Recuva – Excellent Deleted File Recovery Tool for Windows

So I’m a dumbass and in the process of attempting to make a 1:1 copy of every file on a full 2 TB hard drive, actually managed to delete them all before I realized what I was doing (did I mention I’m a dumbass sometime). Fortunately once I realized there were no longer any files on my drive, I did stop everything immediately so no data would overwrite the actual file data. Then I started looking for recovery options.

I finally settled on Piriform’s Recuva recovery software which had a number of things going for it.

First, it’s free. And not free as in “it’s free for the first 50 gb of files and after that you’ll need to pay us” but free as in I was able to recover every single deleted file on my hard drive without paying free. Even the Professional version is dirt cheap at just $24.95. That compares well to the $80 its nearest competitor wanted.

Second, it worked very well. When I realized my files had been deleted I did a few Google searches on reviews of data recovery software and quite a few roundups of such software rated Recuva as the best for recovering deleted files. A quick test showed why that was the case. Recuva quickly analyzed my hard drive and gave me an exhaustive list of all the deleted files on the drive, whether they were recoverable, etc.

It took me just a few minutes using some advanced filters to tell Recuva exactly what I wanted recovered, where I wanted the files to be written to, and I was on my way. Many hours later I had recovered all of the deleted files in their original directory structure, after which I made a Success Kid fist and cheered.

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Fences for Windows

Stardock - Fences Screenshot

Fences is a Desktop-organizing tool for Windows whose main drawback is that is published by Stardock (yes, that Stardock).

But if you can get past that, Fences adds a couple of helpful additions to the Windows desktop for just $9.99.

Fences adds a multi-page Desktop setup to Windows. Grab the edge of the screen with your mouse and drag to the left or right, and you’re onto the next screen.

Lots of utilities do similar things, but Fences lets you define scrolling windows on top of the desktop that hold icons for programs and documents. So you can have a window called “Video Editing” and put shortcuts to all of your video editing software, or create a “Super Secret Project” window and put shortcuts to all the relevant documents in there.

All interesting and helpful stuff, but I never would have paid the $9.99 for Fences if it weren’t for the final feature which, after I used it, I couldn’t believe wasn’t already a feature in Windows.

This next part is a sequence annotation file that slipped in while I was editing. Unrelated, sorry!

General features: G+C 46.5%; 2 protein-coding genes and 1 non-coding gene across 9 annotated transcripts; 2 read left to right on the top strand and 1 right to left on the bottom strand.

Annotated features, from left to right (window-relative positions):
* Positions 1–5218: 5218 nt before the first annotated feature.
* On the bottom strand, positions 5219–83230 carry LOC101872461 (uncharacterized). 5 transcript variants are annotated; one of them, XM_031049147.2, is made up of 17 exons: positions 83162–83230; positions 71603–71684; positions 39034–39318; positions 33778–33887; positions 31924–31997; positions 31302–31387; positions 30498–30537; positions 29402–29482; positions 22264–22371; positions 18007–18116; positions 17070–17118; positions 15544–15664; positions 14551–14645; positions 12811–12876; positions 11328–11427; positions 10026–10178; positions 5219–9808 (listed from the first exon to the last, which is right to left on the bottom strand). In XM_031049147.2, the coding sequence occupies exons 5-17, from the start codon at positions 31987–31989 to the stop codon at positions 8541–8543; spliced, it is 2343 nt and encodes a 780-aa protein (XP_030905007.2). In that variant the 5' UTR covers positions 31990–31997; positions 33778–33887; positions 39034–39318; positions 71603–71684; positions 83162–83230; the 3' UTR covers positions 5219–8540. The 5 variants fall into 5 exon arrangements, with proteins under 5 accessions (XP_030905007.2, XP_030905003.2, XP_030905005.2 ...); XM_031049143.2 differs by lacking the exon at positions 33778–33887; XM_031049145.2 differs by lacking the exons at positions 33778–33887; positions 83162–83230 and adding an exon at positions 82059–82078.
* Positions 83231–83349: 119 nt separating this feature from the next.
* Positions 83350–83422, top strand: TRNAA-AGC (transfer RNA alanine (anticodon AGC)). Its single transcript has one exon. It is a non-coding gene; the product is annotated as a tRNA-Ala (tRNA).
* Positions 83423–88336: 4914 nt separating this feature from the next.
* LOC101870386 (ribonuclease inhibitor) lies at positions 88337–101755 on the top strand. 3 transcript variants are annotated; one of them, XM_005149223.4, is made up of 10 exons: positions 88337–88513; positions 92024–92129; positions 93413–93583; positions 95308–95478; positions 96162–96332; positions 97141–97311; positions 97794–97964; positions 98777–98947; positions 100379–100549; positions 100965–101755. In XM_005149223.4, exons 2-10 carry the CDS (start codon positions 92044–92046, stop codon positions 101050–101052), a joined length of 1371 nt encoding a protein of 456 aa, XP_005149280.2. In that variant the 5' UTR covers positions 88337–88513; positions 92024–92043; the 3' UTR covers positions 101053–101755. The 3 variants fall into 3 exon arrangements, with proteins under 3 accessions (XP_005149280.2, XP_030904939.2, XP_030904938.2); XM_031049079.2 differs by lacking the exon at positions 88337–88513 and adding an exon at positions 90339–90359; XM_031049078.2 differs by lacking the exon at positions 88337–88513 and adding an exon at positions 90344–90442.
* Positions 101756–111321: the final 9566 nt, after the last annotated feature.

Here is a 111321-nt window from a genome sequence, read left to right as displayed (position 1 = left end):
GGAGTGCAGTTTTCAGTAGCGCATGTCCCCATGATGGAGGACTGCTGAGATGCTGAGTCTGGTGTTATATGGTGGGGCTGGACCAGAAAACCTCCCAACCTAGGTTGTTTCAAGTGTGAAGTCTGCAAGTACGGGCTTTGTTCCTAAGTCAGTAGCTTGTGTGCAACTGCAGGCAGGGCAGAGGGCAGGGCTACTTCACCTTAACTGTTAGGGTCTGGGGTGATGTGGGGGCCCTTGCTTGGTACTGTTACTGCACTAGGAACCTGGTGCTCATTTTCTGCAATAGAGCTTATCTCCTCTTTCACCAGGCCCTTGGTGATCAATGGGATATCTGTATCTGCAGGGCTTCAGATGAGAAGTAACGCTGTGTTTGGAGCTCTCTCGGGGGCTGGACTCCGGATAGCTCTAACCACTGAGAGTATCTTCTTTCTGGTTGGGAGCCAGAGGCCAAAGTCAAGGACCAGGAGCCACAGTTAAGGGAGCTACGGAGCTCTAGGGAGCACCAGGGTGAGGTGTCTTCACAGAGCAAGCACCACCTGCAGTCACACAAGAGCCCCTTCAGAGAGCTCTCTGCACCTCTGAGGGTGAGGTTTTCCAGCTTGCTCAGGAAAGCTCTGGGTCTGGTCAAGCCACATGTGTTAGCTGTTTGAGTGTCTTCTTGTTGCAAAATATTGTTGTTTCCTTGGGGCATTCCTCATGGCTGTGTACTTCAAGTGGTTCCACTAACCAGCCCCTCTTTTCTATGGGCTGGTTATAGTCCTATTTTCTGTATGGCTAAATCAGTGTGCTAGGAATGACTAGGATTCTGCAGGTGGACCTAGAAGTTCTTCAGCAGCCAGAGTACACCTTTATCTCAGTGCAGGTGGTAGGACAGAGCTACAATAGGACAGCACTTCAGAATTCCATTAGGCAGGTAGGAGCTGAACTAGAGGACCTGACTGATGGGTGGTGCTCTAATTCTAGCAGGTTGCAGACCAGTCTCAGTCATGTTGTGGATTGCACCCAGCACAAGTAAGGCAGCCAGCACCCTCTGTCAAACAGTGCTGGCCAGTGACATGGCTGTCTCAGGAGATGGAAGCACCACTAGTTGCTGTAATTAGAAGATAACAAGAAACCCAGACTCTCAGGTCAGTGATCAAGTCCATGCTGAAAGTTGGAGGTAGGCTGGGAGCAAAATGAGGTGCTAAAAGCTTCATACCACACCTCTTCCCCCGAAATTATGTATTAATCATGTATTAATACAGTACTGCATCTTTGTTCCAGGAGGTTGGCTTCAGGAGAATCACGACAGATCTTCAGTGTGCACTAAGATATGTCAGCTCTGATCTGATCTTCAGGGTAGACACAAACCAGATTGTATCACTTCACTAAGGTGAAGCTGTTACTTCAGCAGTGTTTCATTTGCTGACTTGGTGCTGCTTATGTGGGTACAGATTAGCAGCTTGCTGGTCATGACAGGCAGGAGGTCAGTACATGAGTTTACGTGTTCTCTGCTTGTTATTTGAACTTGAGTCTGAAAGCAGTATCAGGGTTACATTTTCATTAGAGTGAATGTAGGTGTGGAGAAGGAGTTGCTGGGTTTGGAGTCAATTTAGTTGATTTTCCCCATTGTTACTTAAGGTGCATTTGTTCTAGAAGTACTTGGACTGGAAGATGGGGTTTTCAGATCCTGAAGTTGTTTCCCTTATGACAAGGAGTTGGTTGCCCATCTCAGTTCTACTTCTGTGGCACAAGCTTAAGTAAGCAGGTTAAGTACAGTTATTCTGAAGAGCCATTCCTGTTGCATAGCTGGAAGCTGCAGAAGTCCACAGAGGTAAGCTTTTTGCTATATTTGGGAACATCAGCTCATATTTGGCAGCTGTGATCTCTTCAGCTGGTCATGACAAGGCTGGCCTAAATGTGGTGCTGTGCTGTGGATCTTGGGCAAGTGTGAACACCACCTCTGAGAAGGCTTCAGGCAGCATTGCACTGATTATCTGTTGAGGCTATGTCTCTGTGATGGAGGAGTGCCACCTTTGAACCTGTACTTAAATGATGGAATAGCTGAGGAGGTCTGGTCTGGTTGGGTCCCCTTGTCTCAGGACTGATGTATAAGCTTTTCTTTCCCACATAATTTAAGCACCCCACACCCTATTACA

With Fences running, and the option selected, you can double-click on any blank space on the Desktop and all the icons disappear. Double-click again and they reappear.

I know it’s a fairly minor feature, but I can’t help it–I absolutely love it. It just has that “this is how the Desktop should have always worked” ¬†feel to it.

Locking a Windows Laptop on Lid Close

Like many people I’m a Windows user not because I have any particular love for Microsoft’s OS, but rather because it is the best OS overall for what I need to do on a day-to-day basis. Given the resources Microsoft has to throw at Windows development, however, it is amazing how much you can’t do in Windows.

For example, here’s a pretty straightforward thing I’d like to do in Windows — I’d like to set it up so that when I close the lid on my laptop, Windows automatically locks itself. Based on a couple Google searches a lot of people would like to be able to do this.

And yet, as of 2012, there is no version of Windows in which this can be done. Microsoft will let you put a laptop to sleep automatically when you close the lid, and you can always hit the Windows key+L to lock the computer, but there’s no way to configure Windows to lock automatically when the laptop lid is closed.

That, my friends, is f***ing stupid. I did find a couple of people who had created programs that intercepted the lid state and would automatically lock the lid when closed, but none of these were currently available (the website of the most popular utility for doing this was hijacked by hackers a couple years ago and is still compromised).

So if you know of a decent utility for automatically locking a Windows laptop when the lid closes, I’d be glad to hear it. Or maybe Microsoft could actually follow up on a simple, obvious feature that many of its users have requested. Just don’t hold your breath on that.

BounceBack Backup for Windows

BounceBack is backup software for Windows machines. I use other software for backing up important data, but I also want to backup my individual machine so when the hard drive in my laptop eventually fails I can minimize downtime.

BounceBack will create an image of your hard drive on an external drive, so if your hard drive dies or suffers other problems, you should be able to boot off of the external drive without losing anything. The software supports continuous backups, “timed version” backups like Apple’s Time Machine does, AES 256-bit encryption, etc.

A very nice toolset when what you really need is a rolling backup of everything on a particular machine.

Bandwidth Monitor for Windows

For a personal project, I needed a program that would track daily bandwidth utilization on a few Windows laptops I use. So far, Bandwidth Monitor seems to be the best choice with one caveat — it does cost $19.95 to register after the 30 day trial period.

There are freeware bandwidth monitors for Windows available and I tried a few of them, but they tended to be wildly inaccurate in their reporting of bandwidth usage.